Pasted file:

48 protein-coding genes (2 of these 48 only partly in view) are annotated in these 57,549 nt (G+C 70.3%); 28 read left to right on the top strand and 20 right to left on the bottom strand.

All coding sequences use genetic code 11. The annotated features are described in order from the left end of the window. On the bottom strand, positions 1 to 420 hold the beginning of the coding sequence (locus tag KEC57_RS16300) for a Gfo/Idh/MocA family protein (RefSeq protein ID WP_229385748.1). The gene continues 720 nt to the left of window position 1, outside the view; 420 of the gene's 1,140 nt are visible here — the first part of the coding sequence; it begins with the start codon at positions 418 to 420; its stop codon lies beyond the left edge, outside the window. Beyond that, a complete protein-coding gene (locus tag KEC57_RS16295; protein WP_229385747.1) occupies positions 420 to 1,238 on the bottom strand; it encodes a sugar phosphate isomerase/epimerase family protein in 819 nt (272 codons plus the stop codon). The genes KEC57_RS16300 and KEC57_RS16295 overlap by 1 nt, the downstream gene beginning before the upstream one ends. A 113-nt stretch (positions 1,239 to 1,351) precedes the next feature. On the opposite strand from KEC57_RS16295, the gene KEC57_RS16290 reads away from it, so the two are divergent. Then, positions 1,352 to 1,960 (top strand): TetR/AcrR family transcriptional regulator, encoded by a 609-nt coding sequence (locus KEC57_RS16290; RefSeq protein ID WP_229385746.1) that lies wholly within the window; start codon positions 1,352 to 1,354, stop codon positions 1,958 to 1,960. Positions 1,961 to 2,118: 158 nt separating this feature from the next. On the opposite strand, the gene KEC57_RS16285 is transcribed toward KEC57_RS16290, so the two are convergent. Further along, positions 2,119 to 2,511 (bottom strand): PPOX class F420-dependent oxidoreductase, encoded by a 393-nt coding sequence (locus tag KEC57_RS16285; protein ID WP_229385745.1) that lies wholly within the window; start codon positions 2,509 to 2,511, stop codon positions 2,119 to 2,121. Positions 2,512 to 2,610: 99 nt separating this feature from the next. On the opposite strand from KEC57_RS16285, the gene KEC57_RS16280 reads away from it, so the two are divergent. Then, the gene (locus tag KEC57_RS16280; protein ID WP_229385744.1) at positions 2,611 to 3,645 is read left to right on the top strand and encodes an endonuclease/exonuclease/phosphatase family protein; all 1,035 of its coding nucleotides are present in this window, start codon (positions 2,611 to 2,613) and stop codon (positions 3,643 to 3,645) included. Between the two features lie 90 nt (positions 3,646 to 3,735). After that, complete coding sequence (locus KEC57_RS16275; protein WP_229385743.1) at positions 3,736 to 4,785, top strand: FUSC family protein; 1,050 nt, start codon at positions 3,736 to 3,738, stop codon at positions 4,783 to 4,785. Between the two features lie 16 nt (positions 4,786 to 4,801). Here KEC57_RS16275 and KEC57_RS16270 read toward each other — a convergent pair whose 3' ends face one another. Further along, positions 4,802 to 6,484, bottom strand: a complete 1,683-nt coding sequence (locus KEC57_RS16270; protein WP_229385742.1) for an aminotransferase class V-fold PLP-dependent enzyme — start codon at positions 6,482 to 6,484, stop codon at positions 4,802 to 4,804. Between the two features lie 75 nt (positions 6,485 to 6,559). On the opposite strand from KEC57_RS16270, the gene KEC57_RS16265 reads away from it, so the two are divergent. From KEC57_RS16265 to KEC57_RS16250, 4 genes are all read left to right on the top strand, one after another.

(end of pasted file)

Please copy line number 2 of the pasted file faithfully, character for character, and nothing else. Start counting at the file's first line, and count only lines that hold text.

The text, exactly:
All coding sequences use genetic code 11. The annotated features are described in order from the left end of the window. On the bottom strand, positions 1 to 420 hold the beginning of the coding sequence (locus tag KEC57_RS16300) for a Gfo/Idh/MocA family protein (RefSeq protein ID WP_229385748.1). The gene continues 720 nt to the left of window position 1, outside the view; 420 of the gene's 1,140 nt are visible here — the first part of the coding sequence; it begins with the start codon at positions 418 to 420; its stop codon lies beyond the left edge, outside the window. Beyond that, a complete protein-coding gene (locus tag KEC57_RS16295; protein WP_229385747.1) occupies positions 420 to 1,238 on the bottom strand; it encodes a sugar phosphate isomerase/epimerase family protein in 819 nt (272 codons plus the stop codon). The genes KEC57_RS16300 and KEC57_RS16295 overlap by 1 nt, the downstream gene beginning before the upstream one ends. A 113-nt stretch (positions 1,239 to 1,351) precedes the next feature. On the opposite strand from KEC57_RS16295, the gene KEC57_RS16290 reads away from it, so the two are divergent. Then, positions 1,352 to 1,960 (top strand): TetR/AcrR family transcriptional regulator, encoded by a 609-nt coding sequence (locus KEC57_RS16290; RefSeq protein ID WP_229385746.1) that lies wholly within the window; start codon positions 1,352 to 1,354, stop codon positions 1,958 to 1,960. Positions 1,961 to 2,118: 158 nt separating this feature from the next. On the opposite strand, the gene KEC57_RS16285 is transcribed toward KEC57_RS16290, so the two are convergent. Further along, positions 2,119 to 2,511 (bottom strand): PPOX class F420-dependent oxidoreductase, encoded by a 393-nt coding sequence (locus tag KEC57_RS16285; protein ID WP_229385745.1) that lies wholly within the window; start codon positions 2,509 to 2,511, stop codon positions 2,119 to 2,121. Positions 2,512 to 2,610: 99 nt separating this feature from the next. On the opposite strand from KEC57_RS16285, the gene KEC57_RS16280 reads away from it, so the two are divergent. Then, the gene (locus tag KEC57_RS16280; protein ID WP_229385744.1) at positions 2,611 to 3,645 is read left to right on the top strand and encodes an endonuclease/exonuclease/phosphatase family protein; all 1,035 of its coding nucleotides are present in this window, start codon (positions 2,611 to 2,613) and stop codon (positions 3,643 to 3,645) included. Between the two features lie 90 nt (positions 3,646 to 3,735). After that, complete coding sequence (locus KEC57_RS16275; protein WP_229385743.1) at positions 3,736 to 4,785, top strand: FUSC family protein; 1,050 nt, start codon at positions 3,736 to 3,738, stop codon at positions 4,783 to 4,785. Between the two features lie 16 nt (positions 4,786 to 4,801). Here KEC57_RS16275 and KEC57_RS16270 read toward each other — a convergent pair whose 3' ends face one another. Further along, positions 4,802 to 6,484, bottom strand: a complete 1,683-nt coding sequence (locus KEC57_RS16270; protein WP_229385742.1) for an aminotransferase class V-fold PLP-dependent enzyme — start codon at positions 6,482 to 6,484, stop codon at positions 4,802 to 4,804. Between the two features lie 75 nt (positions 6,485 to 6,559). On the opposite strand from KEC57_RS16270, the gene KEC57_RS16265 reads away from it, so the two are divergent. From KEC57_RS16265 to KEC57_RS16250, 4 genes are all read left to right on the top strand, one after another.